The Descent of Man

In the beardy chaos of non-parsimony, at least two theories about our human origins are competing for your attention. Let’s leave creationism out for the moment — that one is old, and has been debunked by better men. (Not to mention, its proponents do a pretty good job ridiculing their ideas themselves.) Fortunately, even while embracing evolution there is enough room for hairy theories. And what is a more engaging subject for such theories than our own evolutionary past?

Theory I: the pig+chimp Pimp theory
Geneticist Gene McCarthy specializes in hybridization, and as such has started seeing hybrids everywhere. That happens, we all know it does. You spend the day dissecting larvae, and on your way home even the trees start to look like imaginal discs. But I digress.

The point is: Gene McCarthy, PhD, knows a hybrid when he sees one. In the mirror, for example: humans, McCarthy says, are clearly a product of hybridization. As he’s a geneticist he must have genetic evidence for this theory, right? Well, no—but he won’t let that spoil the party. Making anatomical comparisons will get you a long way, and so he listed all the traits that us humans have that can’t be found in our closest living relatives, the chimpanzees. Think earlobes, thick skins, and hairlessness. From that list it was evident who the co-parent must have been: the pig.

Yes, he’s serious, and he has a lot of ideas about how that hybridization event could have come about. Rule 34 comes to mind, and I need to change the subject now.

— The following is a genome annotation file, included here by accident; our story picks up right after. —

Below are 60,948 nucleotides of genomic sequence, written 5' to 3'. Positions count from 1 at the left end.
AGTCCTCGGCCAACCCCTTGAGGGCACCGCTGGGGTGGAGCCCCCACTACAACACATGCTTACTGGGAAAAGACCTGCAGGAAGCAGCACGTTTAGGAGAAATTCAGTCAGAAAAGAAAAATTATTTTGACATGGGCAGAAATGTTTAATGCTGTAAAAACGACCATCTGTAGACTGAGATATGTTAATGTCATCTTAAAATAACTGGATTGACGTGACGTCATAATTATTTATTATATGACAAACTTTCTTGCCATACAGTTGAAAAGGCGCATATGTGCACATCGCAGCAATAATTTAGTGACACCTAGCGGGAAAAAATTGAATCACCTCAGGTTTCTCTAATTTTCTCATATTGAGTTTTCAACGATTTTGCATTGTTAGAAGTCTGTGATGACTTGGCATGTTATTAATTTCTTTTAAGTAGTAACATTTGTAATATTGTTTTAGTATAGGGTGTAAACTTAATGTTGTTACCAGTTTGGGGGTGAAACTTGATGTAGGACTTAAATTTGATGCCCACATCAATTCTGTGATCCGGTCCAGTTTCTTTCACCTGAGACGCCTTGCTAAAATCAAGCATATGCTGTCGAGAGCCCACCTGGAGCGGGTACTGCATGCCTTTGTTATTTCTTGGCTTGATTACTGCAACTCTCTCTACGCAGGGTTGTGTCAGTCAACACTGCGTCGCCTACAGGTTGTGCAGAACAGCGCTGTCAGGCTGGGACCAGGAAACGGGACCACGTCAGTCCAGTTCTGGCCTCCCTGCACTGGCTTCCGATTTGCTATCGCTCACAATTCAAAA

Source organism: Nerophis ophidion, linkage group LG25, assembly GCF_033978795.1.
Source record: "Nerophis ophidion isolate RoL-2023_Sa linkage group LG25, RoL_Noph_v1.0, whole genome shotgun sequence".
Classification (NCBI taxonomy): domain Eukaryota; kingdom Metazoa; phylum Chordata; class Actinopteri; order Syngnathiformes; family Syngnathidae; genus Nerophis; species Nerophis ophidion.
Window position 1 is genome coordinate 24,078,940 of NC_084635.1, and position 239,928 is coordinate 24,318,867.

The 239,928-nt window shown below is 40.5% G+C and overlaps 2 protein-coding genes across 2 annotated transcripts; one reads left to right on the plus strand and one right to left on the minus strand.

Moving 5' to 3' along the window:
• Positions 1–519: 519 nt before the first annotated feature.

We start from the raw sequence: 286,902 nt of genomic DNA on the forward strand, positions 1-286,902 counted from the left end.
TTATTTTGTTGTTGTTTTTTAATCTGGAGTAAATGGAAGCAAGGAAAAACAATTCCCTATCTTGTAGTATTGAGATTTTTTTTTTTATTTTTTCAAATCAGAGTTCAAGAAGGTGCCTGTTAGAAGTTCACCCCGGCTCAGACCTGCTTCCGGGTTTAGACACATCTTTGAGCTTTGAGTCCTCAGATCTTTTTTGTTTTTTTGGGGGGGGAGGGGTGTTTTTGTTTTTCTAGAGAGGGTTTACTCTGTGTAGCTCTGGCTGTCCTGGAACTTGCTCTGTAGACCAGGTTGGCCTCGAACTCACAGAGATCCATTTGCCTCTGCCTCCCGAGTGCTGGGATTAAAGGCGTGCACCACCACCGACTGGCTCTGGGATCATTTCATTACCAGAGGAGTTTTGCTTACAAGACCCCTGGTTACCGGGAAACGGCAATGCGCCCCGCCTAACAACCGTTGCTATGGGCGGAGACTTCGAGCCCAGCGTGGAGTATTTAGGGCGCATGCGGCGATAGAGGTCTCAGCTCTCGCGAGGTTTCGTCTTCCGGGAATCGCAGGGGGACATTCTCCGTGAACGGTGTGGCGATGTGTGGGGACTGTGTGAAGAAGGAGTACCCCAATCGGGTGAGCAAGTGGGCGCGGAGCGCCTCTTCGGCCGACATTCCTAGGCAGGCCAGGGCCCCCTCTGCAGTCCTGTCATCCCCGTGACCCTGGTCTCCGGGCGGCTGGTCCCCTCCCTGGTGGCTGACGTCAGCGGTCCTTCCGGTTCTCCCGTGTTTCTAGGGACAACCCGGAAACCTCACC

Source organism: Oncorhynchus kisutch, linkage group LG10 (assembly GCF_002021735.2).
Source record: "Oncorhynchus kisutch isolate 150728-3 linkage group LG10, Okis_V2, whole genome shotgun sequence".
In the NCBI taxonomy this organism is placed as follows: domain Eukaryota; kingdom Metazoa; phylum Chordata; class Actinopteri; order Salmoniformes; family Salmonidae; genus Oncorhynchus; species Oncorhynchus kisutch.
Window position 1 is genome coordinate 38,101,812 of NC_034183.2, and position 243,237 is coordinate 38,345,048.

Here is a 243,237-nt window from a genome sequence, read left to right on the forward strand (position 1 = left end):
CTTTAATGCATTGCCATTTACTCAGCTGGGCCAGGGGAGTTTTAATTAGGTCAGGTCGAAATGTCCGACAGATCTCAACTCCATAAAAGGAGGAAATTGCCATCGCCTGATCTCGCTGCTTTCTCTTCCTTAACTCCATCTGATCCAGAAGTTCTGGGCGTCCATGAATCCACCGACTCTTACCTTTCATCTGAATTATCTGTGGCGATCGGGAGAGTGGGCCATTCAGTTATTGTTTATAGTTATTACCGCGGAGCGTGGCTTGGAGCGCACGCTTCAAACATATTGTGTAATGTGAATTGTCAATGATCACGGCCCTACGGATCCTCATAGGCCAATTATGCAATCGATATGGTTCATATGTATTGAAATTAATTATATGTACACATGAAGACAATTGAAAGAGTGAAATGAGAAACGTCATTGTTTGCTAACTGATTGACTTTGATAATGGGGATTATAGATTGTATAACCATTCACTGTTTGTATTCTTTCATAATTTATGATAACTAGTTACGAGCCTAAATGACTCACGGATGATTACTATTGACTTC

So let’s talk about genetics, McCarthy—you must have something, right? Why yes, he has an excuse: the original hybrids must have been backcrossed to one of the parent species, and diluted any genetic signal from the other parent. Furthermore: “Sequence differences are not necessary for anatomical differences to be present”. Well that solves that puzzle.

But what of the idea that we’re hybrids at all? For this premise, McCarthy presents the dead giveaway: human infertility. With a population over seven billion that too seems a bit of a stretch, but let’s here the man out. On his site McCarthy details all the ways in which our spermatozoa are incompetent little bastards. And the logical steps from ‘our sperm sucks’ to ‘we’re practically infertile’ to ‘must be ’cause we’re hybrids’ follow easily.

To recap: humans are infertile, we share traits with pigs, and many backcrosses will have got rid of genetic evidence. Take away Occam’s shaving implements, and the case is clear-cut. (Sadly, some popular press seems to actually think so…)

Theory II: Homo aquarius
Our surprisingly hairless skins inspired more than just a reminiscence of porcine ancestors. Together with our bipedalism, the blubbery fat under our skins, our big brains, and—only added recently—our large and empty sinuses, they provided evidence for another theory about our forefathers: they inhabited beachfront property.

The aquatic ape theory, as it is called, was first coined in the 60s by Sir Alister Clavering Hardy, marine biologist (I’m sensing a pattern here). Subsequent exploration proved an entertaining exercise: pick a human trait, and try to link it to an aquatic environment. Even better if it’s a trait that can’t be detected in fossils.

Of course you can do the same thing with basically any other hypothetical environment, but where’s the fun in that? (Actually, I was joking: there is a lot of fun in that.)

You know what: I think I get it. If you’re hairless, you don’t need a razor. It all makes sense now.

Photo by cdorobek, licensed under creative commons.

2 thoughts on “The Descent of Man